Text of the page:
So it’s pretty safe to say that the established talent has something to offer. That something being a visual representation of her outlook on life as a woman of color; a mirroring of her experiences imbued with a completely unique photographic sensibility and aesthetic. To be able to portray such poignant, politically- and socially-charged subject matter so poetically through film, you would expect to see such work hung up high. And that’s exactly what she’s been doing as of late.

Her latest project, a photo exhibition and short film screening dubbed Shedding Skin, transcends global assumptions of what life is like for Arab women. To the rest of the world, they are devout in their religious practices, and that’s about the extent of it. To Yumna, these Arab women are willing to expose their naked bodies in a hammam (a traditional steam room) and communally bathe each other while a 28-year-old American artist candidly films them – a notion that’s unfathomable to the traditionally rigid, or to ancestors of yesteryear. It’s a stark reminder that we are all one, and while differences in culture and geography exist, at the end of the day, we’re all just flesh and bone that need a good scrubbing once in a while.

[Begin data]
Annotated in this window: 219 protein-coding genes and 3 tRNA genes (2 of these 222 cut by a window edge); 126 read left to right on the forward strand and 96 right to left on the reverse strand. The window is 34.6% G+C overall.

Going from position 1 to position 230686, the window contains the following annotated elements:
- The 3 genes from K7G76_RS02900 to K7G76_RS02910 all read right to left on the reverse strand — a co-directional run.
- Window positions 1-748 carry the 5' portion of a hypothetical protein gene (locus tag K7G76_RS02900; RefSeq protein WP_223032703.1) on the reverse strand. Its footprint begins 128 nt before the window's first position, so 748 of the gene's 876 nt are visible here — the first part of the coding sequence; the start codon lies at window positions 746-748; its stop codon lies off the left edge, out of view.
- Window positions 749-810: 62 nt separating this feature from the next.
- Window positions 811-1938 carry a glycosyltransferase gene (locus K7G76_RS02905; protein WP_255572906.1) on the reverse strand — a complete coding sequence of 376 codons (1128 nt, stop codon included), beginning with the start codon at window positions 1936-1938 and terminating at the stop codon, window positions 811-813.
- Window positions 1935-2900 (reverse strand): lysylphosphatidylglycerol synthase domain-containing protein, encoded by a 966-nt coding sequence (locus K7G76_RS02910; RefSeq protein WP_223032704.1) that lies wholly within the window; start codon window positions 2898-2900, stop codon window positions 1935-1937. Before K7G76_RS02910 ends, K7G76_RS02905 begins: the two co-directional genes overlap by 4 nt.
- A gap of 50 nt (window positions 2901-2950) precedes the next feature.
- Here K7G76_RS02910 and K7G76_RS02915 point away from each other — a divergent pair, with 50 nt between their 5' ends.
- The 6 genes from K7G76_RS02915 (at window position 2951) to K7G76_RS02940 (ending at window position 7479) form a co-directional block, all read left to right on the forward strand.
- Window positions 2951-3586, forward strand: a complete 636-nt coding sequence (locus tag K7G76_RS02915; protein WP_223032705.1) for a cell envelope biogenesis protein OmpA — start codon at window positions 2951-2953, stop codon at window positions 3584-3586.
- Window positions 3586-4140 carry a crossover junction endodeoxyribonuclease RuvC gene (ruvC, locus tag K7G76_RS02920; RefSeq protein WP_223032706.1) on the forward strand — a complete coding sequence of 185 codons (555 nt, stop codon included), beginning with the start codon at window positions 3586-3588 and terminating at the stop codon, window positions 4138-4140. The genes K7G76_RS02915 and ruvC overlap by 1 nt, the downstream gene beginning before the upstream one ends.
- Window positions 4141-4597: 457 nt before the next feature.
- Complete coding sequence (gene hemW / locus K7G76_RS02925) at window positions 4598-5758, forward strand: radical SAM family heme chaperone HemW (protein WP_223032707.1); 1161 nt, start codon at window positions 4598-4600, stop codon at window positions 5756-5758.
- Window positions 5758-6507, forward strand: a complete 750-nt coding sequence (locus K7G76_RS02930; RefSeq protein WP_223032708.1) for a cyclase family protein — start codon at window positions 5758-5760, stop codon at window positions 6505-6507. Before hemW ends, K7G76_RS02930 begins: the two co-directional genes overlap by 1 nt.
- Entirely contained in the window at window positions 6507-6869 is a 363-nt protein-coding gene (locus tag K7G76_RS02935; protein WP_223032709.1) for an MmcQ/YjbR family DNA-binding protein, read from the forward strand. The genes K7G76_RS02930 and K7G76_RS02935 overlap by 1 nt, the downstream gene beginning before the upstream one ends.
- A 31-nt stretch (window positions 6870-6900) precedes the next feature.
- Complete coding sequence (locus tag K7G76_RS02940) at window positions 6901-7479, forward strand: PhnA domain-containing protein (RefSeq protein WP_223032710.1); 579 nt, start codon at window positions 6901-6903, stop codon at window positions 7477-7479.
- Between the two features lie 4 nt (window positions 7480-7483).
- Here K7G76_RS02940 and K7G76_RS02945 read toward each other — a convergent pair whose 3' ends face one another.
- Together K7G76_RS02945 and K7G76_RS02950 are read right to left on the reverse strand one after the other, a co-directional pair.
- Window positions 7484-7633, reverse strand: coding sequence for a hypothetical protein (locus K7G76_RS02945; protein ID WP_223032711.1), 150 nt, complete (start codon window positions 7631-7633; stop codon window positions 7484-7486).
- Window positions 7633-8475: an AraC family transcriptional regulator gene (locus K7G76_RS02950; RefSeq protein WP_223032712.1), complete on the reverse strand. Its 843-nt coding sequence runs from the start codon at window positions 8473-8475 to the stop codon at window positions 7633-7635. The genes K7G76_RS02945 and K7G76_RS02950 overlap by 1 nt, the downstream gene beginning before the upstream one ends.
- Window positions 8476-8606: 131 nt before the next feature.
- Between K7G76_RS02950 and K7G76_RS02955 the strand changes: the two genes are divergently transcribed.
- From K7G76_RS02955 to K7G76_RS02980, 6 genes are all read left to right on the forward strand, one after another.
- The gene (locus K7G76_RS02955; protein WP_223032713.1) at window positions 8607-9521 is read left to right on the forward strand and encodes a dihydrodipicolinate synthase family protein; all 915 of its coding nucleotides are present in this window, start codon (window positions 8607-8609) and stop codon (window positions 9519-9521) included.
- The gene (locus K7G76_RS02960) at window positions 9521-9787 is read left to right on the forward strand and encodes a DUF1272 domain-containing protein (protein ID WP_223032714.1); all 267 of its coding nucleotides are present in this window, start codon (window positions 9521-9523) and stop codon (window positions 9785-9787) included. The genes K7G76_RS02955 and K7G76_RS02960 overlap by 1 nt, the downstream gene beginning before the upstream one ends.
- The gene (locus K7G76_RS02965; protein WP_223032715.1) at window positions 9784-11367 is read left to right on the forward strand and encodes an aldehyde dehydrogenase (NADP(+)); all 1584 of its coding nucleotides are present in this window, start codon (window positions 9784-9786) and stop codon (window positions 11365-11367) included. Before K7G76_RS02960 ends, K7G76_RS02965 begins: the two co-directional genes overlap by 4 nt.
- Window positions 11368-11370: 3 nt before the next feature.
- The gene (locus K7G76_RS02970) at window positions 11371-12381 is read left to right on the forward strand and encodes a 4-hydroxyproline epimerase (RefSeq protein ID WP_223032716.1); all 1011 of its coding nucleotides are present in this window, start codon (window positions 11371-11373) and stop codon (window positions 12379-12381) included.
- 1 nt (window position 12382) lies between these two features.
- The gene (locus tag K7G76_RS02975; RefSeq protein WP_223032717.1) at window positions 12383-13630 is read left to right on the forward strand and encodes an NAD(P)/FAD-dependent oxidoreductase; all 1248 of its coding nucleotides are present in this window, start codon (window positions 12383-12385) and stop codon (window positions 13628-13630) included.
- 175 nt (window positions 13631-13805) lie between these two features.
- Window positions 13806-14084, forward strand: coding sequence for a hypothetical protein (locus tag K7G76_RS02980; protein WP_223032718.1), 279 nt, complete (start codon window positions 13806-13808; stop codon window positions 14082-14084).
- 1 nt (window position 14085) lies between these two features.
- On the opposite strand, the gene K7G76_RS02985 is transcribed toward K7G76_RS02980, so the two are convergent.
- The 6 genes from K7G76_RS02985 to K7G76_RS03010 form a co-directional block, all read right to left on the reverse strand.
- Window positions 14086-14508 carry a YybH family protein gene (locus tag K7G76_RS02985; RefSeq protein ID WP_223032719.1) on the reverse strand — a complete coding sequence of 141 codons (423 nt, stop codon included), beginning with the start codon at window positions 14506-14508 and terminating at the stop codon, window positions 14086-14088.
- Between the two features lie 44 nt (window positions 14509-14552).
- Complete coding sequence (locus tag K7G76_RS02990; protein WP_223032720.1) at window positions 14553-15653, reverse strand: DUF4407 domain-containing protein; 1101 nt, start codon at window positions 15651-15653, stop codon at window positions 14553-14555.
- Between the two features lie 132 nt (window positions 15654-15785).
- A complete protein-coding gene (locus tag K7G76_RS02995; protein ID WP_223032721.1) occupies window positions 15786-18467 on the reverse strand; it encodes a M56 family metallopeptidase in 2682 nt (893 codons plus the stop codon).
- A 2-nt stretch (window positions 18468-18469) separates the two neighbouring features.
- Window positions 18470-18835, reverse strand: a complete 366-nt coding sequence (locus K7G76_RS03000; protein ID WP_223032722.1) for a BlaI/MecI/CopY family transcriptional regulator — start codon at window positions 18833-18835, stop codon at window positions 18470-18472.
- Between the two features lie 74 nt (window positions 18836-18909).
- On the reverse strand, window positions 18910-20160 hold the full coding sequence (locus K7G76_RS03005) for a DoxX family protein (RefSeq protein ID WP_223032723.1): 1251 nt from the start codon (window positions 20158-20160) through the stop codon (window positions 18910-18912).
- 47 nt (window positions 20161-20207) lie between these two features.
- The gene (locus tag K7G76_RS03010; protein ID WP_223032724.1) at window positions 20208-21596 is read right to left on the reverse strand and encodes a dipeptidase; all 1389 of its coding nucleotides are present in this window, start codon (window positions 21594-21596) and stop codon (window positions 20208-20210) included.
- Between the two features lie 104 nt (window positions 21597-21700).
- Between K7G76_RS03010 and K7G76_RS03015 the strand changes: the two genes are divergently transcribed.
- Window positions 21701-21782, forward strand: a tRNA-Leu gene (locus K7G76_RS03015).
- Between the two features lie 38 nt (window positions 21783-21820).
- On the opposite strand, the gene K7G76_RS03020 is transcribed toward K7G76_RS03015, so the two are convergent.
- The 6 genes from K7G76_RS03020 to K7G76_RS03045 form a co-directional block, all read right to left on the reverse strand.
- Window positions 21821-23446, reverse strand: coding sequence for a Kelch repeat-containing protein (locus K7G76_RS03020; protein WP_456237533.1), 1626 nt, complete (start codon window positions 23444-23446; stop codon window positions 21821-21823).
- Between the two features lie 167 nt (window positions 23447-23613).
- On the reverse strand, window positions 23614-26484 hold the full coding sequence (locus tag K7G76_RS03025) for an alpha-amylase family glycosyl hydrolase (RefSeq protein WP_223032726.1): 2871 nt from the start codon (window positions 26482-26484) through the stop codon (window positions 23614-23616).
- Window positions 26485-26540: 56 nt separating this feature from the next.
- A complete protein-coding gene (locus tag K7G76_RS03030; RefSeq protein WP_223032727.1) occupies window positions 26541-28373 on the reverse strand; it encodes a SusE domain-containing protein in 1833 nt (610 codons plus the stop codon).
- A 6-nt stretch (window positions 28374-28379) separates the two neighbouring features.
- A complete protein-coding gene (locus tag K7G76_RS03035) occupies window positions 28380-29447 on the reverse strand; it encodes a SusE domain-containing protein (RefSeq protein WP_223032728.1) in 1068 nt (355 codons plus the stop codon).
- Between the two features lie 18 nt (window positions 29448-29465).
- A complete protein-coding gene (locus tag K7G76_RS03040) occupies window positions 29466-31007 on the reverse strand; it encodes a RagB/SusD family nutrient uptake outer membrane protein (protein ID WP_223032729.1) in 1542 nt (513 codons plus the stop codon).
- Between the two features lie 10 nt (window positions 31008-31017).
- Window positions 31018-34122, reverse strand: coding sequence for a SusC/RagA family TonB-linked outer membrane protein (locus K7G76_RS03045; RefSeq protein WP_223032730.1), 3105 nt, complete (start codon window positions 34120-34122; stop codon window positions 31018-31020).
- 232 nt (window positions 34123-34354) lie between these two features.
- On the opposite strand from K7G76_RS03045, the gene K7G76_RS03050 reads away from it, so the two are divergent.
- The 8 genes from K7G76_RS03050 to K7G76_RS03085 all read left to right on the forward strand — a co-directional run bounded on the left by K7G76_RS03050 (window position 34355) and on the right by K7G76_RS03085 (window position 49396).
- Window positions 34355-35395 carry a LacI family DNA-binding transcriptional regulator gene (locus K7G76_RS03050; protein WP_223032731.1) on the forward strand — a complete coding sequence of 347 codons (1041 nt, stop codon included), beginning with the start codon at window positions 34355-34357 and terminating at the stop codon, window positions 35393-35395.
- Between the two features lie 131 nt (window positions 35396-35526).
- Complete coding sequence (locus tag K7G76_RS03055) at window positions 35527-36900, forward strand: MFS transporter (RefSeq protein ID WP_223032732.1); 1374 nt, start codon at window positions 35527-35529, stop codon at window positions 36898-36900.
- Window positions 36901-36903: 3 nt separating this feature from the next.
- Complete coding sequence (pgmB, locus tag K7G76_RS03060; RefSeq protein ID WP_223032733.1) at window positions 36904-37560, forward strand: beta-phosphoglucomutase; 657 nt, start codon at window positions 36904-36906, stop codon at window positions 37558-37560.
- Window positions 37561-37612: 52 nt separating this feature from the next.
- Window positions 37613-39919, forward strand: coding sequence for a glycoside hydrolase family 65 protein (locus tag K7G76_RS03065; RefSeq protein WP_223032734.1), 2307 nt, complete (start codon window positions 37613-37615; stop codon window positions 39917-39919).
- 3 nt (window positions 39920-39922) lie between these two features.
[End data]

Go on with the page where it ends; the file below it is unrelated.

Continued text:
But sponges aside, Shedding Skin is arguably one of the more romantic displays of breaking stereotypes and blatantly abolishing oppressive mindsets coming from today’s generation, and needs to be seen by anyone and everyone. Luckily for me, I was not only able to witness Yumna‘s work in person, but I managed to also sit down with the artist to talk about her personal growth as an artist who found a voice of many within her, as well as what it means to be a freelance photographer in today’s creative climate, and what others aspiring to live that freelance life should – or shouldn’t – do.